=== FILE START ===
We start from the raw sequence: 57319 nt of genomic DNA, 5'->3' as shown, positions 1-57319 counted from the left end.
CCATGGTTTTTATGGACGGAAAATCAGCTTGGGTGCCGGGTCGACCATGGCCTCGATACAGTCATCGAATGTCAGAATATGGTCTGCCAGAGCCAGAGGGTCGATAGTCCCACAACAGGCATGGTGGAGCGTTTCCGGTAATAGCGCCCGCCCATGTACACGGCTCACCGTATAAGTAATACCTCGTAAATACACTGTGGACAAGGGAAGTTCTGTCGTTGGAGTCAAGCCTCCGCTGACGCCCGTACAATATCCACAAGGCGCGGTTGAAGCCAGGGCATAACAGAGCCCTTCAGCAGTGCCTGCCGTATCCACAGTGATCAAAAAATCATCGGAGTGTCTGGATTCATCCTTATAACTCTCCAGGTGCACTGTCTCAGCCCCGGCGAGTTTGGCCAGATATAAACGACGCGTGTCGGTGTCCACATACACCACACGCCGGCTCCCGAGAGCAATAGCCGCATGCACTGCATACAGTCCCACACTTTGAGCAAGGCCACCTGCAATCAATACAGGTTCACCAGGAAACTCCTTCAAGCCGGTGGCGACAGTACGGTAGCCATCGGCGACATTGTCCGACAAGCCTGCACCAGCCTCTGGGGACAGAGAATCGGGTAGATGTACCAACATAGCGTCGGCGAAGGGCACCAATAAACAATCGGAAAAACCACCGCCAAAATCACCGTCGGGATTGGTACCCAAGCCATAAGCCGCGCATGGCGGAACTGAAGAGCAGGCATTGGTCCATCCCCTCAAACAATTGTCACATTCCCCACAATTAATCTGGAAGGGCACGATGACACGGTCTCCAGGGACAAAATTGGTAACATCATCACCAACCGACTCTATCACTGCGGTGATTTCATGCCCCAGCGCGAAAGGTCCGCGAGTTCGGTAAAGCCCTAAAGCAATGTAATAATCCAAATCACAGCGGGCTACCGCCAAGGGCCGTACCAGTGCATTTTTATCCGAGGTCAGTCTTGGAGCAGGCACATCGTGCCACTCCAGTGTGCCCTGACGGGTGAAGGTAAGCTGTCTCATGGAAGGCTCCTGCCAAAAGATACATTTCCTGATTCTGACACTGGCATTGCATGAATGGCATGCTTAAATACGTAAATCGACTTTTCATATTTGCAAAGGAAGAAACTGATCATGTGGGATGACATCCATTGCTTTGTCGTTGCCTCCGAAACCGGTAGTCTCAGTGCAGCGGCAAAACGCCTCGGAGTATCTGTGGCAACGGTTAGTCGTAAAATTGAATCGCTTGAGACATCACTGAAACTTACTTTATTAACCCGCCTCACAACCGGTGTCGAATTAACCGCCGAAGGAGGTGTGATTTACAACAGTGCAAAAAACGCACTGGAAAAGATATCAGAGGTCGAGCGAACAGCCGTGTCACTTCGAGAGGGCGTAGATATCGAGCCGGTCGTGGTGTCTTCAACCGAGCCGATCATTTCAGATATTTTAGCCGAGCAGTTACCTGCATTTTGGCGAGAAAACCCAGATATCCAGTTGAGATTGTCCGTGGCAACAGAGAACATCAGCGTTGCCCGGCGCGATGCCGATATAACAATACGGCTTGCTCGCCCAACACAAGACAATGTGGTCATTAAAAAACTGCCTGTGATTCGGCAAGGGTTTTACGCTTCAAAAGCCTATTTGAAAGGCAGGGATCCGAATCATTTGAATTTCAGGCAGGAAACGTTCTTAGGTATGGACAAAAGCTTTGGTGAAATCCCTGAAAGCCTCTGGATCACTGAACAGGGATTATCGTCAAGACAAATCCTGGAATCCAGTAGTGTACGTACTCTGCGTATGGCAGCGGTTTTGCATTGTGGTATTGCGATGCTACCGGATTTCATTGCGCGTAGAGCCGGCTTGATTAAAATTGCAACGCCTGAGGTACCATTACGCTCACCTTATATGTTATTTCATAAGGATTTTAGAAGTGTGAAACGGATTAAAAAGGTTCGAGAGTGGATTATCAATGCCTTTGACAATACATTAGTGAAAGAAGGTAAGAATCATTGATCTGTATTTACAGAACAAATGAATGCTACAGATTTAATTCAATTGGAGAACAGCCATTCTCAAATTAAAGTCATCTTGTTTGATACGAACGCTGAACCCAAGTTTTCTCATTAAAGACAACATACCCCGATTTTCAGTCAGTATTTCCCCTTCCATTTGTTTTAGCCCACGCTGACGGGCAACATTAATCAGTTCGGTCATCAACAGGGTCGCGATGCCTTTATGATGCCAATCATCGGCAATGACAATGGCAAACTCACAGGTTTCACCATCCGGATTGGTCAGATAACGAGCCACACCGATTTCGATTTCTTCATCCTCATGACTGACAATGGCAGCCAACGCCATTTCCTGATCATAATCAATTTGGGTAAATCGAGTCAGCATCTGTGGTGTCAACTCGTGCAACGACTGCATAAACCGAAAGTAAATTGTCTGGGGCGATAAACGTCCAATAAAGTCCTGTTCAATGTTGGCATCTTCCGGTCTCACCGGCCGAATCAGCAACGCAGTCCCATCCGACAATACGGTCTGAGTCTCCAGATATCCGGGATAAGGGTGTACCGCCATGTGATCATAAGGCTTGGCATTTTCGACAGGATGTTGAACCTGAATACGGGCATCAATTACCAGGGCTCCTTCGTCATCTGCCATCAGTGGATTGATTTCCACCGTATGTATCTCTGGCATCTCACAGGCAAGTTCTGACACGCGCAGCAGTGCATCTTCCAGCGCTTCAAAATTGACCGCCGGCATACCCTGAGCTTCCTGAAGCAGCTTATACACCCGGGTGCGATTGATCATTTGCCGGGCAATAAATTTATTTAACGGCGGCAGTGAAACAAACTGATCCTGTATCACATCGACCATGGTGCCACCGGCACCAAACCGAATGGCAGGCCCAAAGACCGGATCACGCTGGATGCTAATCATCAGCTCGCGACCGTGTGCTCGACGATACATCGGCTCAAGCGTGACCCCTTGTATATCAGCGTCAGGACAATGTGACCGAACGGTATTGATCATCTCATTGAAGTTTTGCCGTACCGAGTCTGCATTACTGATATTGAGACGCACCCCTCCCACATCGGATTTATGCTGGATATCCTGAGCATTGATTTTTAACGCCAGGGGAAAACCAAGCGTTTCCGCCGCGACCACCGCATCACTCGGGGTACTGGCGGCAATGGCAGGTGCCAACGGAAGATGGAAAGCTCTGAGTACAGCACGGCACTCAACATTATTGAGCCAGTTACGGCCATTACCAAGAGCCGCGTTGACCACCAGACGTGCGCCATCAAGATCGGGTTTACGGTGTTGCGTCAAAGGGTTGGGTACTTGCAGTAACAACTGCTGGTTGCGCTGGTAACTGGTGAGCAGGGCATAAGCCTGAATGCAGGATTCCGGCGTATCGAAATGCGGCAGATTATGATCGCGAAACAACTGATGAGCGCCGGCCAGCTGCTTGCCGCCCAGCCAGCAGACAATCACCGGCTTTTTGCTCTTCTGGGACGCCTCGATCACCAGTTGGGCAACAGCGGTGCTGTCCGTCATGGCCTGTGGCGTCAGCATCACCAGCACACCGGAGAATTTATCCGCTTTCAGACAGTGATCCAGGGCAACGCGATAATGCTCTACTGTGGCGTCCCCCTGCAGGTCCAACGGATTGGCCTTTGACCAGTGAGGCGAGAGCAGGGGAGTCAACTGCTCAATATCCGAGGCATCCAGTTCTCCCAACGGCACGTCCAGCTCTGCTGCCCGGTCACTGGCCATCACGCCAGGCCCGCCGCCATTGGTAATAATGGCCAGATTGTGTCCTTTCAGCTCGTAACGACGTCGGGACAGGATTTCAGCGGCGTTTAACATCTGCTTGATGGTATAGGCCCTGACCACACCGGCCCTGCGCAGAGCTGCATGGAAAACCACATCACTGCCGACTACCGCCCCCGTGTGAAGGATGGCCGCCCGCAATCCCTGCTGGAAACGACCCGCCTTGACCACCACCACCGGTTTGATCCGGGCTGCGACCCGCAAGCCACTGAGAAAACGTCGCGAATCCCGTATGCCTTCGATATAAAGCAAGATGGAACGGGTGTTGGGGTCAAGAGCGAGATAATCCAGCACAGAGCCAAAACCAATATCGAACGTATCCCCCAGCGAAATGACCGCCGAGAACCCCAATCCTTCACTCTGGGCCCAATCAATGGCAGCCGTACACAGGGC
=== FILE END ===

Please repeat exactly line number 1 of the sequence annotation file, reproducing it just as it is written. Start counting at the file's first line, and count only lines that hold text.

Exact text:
We start from the raw sequence: 57319 nt of genomic DNA, 5'->3' as shown, positions 1-57319 counted from the left end.